Experience from other fields, particularly the aviation industry, indicates that error proofing interventions aimed at systems rather than humans are most effective. In general, medical personnel, like other professionals, are attempting to do the best possible job. Cognitive psychology and human factors research indicates that errors result from limitations of human performance in complex environments without sufficient checks.19–24 The creation of safer patient environments therefore requires education of personnel, creation of a blame free organizational culture, re-engineering of systems (by, for example, simplification, standardization, use of constraints, and forcing functions), and introducing checks to intercept errors before they reach the patient.

System improvements consist of organizational and process changes. In medication safety an effective example of an organizational intervention is the introduction of a ward based clinical pharmacist.25 On the other hand, most IT applications are examples of process changes.

Medication error prevention and IT in inpatients

A number of IT interventions have the potential to reduce the frequency of medication errors—for example, computerized physician order entry (CPOE), clinical decision support systems (CDSSs), computerized medication administration records, robots, automated pharmacy systems, bar coding, “smart” intravenous devices, and computerized discharge prescriptions and instructions.

Computerized physician order entry (CPOE)

Studies of the medication use process, which used methodology that excluded direct observation of drug administration, suggest that medication errors most commonly occur at the drug ordering stage.12,14 Computerization of this process is a powerful intervention for improving drug safety, particularly when combined with CDSSs, electronic medical records, laboratory and radiological systems and, ideally, computerized paging systems to allow rapid relay of critical information to ordering physicians.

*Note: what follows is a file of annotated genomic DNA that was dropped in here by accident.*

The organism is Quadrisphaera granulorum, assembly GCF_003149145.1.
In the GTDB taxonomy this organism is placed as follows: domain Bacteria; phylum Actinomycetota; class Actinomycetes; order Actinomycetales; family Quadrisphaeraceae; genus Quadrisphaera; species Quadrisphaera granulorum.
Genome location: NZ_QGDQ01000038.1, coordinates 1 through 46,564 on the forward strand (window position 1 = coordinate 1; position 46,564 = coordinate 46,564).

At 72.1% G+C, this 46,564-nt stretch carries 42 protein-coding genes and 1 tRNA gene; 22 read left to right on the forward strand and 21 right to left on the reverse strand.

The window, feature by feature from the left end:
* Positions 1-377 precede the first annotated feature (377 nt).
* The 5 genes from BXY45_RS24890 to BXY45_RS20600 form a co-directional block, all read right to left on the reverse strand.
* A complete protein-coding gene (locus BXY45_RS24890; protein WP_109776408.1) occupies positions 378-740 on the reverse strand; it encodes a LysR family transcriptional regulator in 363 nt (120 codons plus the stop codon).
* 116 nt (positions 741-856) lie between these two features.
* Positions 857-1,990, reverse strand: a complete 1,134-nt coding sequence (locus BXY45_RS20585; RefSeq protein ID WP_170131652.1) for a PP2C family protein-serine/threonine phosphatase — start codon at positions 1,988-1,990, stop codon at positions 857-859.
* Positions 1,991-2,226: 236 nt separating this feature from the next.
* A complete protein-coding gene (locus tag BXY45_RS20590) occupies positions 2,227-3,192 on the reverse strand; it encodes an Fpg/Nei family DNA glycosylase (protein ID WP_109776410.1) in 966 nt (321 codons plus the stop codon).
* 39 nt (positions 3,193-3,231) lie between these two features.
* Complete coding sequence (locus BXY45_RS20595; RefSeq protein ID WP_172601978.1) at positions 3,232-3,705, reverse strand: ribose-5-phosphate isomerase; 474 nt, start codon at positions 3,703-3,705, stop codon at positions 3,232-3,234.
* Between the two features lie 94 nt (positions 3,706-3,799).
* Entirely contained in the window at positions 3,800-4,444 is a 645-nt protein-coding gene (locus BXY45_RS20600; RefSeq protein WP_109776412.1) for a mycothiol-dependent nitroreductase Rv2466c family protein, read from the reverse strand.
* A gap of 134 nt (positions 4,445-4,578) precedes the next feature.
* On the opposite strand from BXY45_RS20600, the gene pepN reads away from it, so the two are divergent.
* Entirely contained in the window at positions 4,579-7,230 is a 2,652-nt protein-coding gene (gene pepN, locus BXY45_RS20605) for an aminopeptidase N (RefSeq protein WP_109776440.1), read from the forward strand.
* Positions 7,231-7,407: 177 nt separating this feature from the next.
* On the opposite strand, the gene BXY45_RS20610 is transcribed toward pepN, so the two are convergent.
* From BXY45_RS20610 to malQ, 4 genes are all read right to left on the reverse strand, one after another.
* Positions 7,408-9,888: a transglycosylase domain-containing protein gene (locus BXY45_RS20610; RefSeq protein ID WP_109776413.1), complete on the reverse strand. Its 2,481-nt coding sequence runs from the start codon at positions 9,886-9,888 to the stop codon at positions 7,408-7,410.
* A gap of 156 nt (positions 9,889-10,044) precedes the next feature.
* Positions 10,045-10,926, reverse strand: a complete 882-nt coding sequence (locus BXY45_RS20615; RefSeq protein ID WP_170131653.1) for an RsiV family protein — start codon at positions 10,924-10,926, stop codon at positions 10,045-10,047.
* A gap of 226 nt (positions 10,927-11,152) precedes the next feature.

CPOE standardizes orders, ensuring legibility and completeness. With the addition of decision support, CPOE can perform background checks, provide timely information, provide feedback about appropriateness and costs of medications, laboratories and radiological tests, allow easy implementation of clinical pathways, improve quality measurement, and improve coding and billing. Computerized clinical decision support substantially increases the error reduction capability of CPOE. Default doses, routes, and frequencies can be suggested, significantly decreasing the likelihood that a physician will actively choose an alternative incorrect value. Examples of background checks for an ordered drug include a patient's weight or body surface area, allergies, laboratory values, and other drugs. For instance, at the time of gentamicin sulfate dosing, a corner screen display might include the most recent gentamicin sulfate blood level as well as measures of renal function. At the same time the computer could calculate and suggest an appropriate default drug dosage. In an unfortunate case in Denver benzathine penicillin for intramuscular injection was incorrectly ordered to be given intravenously resulting in an infant's death.26 A computerized forcing function could have prevented the intravenous order of this intramuscular medication.